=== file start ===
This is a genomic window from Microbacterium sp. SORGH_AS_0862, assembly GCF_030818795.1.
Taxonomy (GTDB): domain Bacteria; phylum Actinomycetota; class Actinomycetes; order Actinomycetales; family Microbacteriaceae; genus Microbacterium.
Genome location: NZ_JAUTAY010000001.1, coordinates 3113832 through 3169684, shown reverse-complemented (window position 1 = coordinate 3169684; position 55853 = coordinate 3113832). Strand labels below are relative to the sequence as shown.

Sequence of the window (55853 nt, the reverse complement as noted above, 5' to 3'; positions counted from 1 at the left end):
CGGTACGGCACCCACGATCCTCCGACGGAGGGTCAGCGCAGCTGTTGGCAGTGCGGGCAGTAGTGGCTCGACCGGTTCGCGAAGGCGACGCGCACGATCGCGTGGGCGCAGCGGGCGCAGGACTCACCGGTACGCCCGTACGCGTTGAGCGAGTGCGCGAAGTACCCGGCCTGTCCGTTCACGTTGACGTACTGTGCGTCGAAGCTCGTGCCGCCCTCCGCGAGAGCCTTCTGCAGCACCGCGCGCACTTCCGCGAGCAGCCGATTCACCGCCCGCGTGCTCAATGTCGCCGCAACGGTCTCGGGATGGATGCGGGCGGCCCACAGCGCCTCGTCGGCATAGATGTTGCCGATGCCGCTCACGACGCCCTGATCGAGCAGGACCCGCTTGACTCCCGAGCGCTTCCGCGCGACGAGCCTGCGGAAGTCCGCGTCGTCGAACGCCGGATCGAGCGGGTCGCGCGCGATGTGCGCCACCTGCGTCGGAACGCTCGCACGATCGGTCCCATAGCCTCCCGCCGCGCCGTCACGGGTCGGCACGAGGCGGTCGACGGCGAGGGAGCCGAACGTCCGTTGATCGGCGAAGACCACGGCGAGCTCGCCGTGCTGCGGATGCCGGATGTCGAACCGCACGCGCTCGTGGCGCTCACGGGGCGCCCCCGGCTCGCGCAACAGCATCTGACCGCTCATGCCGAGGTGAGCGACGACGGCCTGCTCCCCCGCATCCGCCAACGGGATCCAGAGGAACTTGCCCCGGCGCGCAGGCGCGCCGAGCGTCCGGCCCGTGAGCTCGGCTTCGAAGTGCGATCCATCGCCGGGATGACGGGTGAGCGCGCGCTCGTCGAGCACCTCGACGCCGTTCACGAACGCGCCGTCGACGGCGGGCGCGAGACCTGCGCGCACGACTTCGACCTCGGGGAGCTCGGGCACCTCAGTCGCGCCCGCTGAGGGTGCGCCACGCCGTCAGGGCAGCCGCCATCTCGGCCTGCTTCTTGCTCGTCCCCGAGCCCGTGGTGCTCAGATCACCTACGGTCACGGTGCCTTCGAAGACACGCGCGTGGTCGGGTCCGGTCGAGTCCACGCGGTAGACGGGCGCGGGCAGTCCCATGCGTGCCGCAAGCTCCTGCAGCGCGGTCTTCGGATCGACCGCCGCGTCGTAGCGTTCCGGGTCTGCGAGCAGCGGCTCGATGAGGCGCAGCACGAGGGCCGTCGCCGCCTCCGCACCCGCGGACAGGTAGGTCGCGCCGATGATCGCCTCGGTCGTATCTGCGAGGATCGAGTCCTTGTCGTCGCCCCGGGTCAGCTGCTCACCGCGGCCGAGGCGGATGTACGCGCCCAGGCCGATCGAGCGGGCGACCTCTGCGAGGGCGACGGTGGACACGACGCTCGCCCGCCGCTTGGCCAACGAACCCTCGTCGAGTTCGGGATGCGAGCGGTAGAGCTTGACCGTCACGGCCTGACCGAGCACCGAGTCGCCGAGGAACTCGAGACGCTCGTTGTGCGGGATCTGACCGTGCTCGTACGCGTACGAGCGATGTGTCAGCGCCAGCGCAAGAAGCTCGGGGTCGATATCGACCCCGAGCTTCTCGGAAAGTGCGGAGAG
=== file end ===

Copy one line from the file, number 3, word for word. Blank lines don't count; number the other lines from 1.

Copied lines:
Genome location: NZ_JAUTAY010000001.1, coordinates 3113832 through 3169684, shown reverse-complemented (window position 1 = coordinate 3169684; position 55853 = coordinate 3113832). Strand labels below are relative to the sequence as shown.